The camera in the room is controlled by voice, so it focuses on the person who spoke last. The room for the current class has one camera; the next class will be held in a room with three cameras, which will make it smoother for the JMU students. With three screens, the students can see everyone the whole time. Harris says, “It took a few class sessions to come up with a routine so everyone would be recognized. I tried to balance the time across the three groups.”

Why Use Telepresence

Harris explains that he wanted to use the Telepresence technology for two reasons. “It’s a technology that’s increasingly being used in the marketplace. It’s good to have students exposed to it. It also increases the variety of perspectives in the course. An important part of good thinking is gaining an appreciation of the breadth of the topic and the variety of perspectives. Someone forces you to think differently about something.”

He thinks the class is successful. “I’ve heard from several students. They said at the beginning of the semester they were skeptical about the technology being an obstacle. They soon learned that after you settle into the discussion, you become accustomed to it.”

He goes on to say the reality of the virtual connection is much better than what students initially thought. He adds, “I did have the students over to my house a few weeks ago. It was fun to see them meeting each other face to face. Two JMU students and two GMU students came.” For the initial class meeting, Harris traveled to JMU to conduct the first class in person.

He sums up the class by saying, “It’s been a good experience to really push the students in their thinking. I push them to go deeper and deeper; they aren’t used to this type of probing. But that’s how you get better with your thinking, by holding yourself and others more accountable. Students need to pay attention to the communication and content of the message. By the end of the semester, students tend to leave the course with more questions than they started with. They begin to think differently, to notice things they didn’t notice before. This is indicative of a successful semester.”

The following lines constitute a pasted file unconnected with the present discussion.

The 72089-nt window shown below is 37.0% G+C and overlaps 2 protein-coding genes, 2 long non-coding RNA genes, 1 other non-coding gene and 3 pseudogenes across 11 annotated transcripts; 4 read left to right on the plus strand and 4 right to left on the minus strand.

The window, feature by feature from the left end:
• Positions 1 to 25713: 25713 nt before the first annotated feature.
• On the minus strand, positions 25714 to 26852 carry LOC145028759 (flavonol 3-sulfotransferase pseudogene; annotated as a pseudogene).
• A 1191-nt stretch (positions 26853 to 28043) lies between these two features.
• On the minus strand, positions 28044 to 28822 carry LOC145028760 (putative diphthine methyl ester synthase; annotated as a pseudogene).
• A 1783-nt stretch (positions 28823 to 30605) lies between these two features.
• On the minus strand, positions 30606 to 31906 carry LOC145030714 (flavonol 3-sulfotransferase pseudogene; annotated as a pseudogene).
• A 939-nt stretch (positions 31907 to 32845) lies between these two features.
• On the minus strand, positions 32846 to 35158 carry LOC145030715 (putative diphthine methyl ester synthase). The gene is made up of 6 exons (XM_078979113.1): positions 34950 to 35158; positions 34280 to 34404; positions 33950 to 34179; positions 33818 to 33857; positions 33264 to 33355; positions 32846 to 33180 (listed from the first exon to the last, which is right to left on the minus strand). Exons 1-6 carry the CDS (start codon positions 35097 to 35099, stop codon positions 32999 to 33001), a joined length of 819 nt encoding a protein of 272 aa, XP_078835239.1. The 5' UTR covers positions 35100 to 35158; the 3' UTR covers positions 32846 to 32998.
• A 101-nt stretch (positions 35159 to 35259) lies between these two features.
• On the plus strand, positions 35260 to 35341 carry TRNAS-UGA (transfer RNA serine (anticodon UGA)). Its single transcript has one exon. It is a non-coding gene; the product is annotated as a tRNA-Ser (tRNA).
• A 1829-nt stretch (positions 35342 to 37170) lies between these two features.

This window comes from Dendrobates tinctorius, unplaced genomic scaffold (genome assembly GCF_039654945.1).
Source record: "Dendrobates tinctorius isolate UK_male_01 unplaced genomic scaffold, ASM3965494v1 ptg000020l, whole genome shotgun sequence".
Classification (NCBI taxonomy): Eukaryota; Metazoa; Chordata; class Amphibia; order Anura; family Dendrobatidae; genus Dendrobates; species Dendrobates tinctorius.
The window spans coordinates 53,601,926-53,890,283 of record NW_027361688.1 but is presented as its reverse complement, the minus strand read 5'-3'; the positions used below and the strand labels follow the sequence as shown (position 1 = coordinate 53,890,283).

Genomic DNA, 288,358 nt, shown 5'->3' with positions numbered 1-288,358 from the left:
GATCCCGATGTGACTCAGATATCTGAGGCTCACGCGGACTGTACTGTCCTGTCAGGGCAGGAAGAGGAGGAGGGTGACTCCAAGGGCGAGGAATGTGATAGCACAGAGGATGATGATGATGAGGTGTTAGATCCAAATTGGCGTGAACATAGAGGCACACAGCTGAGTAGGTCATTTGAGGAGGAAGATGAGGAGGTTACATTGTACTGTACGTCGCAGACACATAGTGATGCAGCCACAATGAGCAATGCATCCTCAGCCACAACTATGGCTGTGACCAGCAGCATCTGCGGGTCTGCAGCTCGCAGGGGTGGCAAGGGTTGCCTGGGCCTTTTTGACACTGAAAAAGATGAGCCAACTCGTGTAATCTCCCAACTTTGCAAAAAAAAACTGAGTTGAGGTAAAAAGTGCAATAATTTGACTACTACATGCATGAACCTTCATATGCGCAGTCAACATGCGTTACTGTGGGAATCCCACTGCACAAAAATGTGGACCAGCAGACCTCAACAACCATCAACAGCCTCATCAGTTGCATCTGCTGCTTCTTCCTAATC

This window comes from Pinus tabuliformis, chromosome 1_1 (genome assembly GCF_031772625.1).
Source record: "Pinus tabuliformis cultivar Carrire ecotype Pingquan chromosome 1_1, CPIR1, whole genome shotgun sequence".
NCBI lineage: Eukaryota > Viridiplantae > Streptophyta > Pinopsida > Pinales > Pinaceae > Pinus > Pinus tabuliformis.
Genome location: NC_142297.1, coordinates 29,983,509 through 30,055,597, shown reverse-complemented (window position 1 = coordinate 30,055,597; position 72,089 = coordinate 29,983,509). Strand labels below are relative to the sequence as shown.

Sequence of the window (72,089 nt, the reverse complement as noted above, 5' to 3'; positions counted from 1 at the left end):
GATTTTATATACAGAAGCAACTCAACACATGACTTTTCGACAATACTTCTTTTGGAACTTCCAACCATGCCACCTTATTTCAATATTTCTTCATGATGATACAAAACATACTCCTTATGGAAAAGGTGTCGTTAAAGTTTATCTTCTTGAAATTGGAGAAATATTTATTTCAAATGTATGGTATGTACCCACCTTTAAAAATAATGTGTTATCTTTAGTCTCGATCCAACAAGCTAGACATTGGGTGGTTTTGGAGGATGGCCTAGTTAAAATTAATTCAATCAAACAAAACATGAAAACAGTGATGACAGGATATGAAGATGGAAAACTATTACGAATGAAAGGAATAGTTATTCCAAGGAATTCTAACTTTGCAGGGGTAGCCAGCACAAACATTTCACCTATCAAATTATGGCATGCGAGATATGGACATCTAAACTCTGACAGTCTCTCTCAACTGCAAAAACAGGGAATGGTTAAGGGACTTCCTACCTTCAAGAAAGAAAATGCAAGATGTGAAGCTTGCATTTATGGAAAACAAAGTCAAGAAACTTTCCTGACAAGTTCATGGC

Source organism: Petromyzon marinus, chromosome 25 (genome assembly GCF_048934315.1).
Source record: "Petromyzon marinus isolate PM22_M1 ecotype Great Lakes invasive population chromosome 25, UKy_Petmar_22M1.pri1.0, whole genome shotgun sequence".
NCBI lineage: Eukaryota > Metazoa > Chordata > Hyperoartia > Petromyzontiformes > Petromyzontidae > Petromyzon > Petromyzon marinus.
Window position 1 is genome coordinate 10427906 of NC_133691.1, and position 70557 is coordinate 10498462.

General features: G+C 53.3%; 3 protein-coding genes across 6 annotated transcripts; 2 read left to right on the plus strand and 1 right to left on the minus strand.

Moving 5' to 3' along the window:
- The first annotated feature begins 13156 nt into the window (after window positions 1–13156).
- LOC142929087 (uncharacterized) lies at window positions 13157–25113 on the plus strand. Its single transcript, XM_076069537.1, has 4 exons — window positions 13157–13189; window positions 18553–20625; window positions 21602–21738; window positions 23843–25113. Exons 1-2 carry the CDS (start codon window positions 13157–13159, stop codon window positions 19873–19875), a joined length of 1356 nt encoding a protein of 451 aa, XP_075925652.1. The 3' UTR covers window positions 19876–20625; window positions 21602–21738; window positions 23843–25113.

Harris Background 

Harris is on the UVa faculty, and teaches in the area of strategic management and strategic mergers and acquisitions. Before joining the McIntire School, he taught for five years at the University of Notre Dame and was voted the 2001 Mendoza College of Business M.B.A. Outstanding Professor of the Year. He also taught at Texas A&M University for three years. Professor Harris is a certified public accountant in Illinois and Virginia. He was an Auditor in the Chicago Office of Deloitte Haskins & Sells for three years and a Financial Reporting Manager for four years at MCI Telecommunications. In addition to teaching, he runs his family’s self-storage business in Tappahannock, Va.

He has published numerous articles; his research focuses on corporate governance and mergers and acquisitions. He has studied boards of directors and how their composition affects major strategic decisions. His recent governance research particularly addresses the context of family business. He is currently studying the distinguishing governance characteristics of family business ownership and the various “non-equity” and “non-genetic” ways of defining family ownership.

​Plans are underway to continue the class in the fall 2014 semester.